Compared to other cereals, the food use of barley is limited. However, barley is a highly potential raw material for health promoting dietary fiber, resistant starch, minerals and vitamins. Of the major cereal crops, barley and oats have the highest contents of beta-glucan, a soluble dietary fiber component in cereal cell walls. Beta-glucan in barley is distributed throughout the kernel, making traditional aleurone bran separation processes inefficient in concentrating barley beta-glucan. However, the separation can be intensified by raw material selection. Beta-glucan incorporation into beverage applications is challenging due to the high viscosity and structural instability. By applying methods that reduce beta-glucan molecular weight and inactivate endogenous glucanolytic activities, the suitability of beta-glucan in beverages can be enhanced. From the literature, several methods are available for reductions of molecular weight of beta-glucan. These include enzymatic hydrolysis, mechanical shear stress and acid catalyzed hydrolysis. A new protocol based on acid catalyzed hydrolysis produces beta-glucan with narrow molecular weight distribution and total inactivation of endogenous activities. This material can be incorporated in beverages to provide around 10 g of beta-glucan in one serving. The beta-glucan in this type of product is stabile over wide range of pH values and temperatures. Both barley and malt are natural ingredients that could be used to a greater extent in non-alcoholic beverages, combined with, for example berries and fruit juices. Drinks are easy to carry and consume, which make them convenient, daily supplies of dietary fiber for the modern consumer.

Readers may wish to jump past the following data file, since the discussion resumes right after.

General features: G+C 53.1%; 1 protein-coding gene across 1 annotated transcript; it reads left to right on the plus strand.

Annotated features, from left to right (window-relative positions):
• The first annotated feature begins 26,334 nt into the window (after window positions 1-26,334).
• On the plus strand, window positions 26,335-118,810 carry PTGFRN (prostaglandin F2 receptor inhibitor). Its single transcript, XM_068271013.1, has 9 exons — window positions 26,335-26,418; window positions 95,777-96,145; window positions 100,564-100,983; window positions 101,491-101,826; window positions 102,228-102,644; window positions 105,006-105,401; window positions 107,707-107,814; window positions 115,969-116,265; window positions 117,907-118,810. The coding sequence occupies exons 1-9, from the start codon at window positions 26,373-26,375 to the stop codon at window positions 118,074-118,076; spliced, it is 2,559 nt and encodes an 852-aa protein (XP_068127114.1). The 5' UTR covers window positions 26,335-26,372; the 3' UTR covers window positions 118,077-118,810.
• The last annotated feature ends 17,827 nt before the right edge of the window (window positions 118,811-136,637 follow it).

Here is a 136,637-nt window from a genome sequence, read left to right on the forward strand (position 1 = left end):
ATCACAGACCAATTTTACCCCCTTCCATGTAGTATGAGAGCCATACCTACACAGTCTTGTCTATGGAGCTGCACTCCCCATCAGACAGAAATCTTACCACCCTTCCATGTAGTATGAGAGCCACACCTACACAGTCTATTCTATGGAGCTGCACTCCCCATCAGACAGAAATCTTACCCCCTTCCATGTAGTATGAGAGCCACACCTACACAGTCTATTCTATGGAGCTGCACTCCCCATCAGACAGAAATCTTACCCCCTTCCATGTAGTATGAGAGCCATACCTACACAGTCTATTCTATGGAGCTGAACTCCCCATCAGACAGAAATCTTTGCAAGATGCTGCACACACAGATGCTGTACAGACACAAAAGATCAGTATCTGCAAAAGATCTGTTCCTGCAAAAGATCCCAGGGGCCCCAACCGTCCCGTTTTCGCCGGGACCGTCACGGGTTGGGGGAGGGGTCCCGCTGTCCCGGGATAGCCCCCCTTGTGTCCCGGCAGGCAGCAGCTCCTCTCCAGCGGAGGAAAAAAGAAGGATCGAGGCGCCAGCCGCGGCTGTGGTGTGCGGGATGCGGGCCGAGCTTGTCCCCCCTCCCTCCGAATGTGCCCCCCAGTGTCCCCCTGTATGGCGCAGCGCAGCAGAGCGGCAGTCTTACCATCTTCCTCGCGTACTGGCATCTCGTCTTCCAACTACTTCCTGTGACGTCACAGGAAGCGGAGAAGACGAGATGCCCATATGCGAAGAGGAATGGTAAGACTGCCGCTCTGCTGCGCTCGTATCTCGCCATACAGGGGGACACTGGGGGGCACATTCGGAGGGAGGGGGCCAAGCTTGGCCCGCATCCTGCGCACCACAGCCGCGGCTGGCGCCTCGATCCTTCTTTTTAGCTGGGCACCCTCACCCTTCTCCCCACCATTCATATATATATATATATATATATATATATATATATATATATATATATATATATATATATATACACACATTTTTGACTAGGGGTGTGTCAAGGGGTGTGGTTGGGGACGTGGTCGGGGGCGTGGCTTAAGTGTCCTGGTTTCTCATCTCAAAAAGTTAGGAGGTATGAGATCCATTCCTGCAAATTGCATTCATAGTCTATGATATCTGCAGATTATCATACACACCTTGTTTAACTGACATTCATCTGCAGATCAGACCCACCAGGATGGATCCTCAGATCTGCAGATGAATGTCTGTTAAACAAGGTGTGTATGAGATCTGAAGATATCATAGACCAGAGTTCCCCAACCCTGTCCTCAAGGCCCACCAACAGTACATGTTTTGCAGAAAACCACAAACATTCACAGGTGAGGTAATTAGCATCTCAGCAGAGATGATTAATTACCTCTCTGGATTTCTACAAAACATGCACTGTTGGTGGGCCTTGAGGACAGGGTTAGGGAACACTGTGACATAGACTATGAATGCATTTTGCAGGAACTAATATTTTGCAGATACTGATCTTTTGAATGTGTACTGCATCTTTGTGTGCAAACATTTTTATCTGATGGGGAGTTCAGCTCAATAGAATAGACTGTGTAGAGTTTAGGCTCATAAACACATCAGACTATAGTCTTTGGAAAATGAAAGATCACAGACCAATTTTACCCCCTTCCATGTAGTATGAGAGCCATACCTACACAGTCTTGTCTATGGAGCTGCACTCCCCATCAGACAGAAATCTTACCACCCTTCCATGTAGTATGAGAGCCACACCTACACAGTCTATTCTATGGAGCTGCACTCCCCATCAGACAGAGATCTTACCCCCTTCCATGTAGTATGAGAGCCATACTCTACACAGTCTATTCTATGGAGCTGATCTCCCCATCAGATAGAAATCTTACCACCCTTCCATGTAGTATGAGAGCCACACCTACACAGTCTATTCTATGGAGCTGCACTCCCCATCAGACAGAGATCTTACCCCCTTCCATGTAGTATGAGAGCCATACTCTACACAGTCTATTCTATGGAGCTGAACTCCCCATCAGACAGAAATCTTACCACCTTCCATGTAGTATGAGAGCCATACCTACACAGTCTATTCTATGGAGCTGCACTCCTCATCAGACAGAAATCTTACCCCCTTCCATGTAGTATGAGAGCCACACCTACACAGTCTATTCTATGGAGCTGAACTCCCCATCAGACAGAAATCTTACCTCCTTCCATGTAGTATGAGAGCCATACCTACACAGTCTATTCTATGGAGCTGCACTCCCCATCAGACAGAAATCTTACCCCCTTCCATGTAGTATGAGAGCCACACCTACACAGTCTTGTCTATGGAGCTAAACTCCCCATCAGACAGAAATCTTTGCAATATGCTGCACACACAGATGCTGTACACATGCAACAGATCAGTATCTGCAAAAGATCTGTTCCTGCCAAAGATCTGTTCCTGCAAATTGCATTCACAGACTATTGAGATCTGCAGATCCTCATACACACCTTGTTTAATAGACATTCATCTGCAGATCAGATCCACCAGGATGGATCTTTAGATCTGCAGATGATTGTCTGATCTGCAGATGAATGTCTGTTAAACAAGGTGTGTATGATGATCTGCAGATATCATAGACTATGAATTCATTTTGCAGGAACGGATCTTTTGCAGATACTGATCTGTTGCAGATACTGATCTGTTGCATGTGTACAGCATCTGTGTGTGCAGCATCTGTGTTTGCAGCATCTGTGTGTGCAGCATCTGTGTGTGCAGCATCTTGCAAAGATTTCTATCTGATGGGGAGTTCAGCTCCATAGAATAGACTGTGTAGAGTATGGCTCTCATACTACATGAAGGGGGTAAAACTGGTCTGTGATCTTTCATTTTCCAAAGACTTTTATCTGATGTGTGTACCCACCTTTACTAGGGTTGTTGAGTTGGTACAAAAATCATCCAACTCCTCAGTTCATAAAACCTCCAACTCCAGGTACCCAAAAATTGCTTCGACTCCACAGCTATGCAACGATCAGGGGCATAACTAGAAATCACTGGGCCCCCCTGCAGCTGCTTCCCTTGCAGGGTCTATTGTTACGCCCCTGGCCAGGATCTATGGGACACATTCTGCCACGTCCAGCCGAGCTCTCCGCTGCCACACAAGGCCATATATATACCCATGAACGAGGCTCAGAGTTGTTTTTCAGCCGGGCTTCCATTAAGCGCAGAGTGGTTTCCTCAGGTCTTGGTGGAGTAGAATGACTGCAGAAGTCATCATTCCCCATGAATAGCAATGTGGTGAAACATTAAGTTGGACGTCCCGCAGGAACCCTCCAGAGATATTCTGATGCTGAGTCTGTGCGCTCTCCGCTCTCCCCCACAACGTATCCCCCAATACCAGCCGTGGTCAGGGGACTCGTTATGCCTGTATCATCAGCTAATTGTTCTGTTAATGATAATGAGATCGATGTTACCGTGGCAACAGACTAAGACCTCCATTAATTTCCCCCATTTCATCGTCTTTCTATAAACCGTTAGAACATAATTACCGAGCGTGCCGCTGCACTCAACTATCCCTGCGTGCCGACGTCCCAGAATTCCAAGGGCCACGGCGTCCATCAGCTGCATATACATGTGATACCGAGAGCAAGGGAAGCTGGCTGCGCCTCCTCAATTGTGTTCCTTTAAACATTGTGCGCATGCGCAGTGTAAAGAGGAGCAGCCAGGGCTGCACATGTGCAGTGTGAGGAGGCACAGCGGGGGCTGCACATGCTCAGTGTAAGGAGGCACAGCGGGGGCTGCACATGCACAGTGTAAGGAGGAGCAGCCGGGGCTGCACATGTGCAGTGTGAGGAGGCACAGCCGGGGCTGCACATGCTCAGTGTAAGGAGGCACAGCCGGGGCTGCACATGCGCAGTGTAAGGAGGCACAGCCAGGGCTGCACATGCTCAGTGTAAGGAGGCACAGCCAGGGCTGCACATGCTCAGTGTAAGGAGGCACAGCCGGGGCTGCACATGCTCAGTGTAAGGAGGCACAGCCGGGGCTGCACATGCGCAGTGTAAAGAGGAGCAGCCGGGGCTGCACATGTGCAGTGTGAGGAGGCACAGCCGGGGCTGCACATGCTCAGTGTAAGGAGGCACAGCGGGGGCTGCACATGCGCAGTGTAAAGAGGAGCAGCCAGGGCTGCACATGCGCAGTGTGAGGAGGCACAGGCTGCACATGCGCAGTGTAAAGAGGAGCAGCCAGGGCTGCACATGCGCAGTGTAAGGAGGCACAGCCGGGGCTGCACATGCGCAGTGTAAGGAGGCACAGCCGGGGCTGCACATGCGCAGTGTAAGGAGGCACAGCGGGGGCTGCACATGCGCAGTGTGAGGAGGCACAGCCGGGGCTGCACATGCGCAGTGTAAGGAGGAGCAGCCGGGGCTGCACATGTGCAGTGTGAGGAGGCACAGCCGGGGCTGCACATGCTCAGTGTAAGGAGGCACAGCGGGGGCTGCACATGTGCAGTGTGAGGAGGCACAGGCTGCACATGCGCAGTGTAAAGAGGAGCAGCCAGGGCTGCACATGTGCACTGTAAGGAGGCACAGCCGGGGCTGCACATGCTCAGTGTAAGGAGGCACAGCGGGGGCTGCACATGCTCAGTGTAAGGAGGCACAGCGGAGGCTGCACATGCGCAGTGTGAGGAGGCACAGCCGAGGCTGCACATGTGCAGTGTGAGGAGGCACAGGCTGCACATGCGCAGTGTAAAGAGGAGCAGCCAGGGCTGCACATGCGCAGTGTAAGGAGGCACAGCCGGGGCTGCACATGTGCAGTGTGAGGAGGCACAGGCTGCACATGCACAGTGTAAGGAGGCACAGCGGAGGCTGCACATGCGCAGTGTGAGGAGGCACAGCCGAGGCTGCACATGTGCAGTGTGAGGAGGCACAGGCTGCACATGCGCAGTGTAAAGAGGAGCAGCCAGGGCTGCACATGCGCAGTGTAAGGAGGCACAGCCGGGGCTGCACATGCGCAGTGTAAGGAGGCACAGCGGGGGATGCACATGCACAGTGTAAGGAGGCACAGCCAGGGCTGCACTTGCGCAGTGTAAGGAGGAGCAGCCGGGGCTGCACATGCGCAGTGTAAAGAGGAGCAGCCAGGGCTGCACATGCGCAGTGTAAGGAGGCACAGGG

|Publication status||Published - 2009|
|MoE publication type||Not Eligible|
|Event||The 14th Australian Barley Technical Symposium - Sunshine Coast , Australia|
Duration: 13 Sep 2009 → 16 Sep 2009
|Conference||The 14th Australian Barley Technical Symposium|
|Period||13/09/09 → 16/09/09|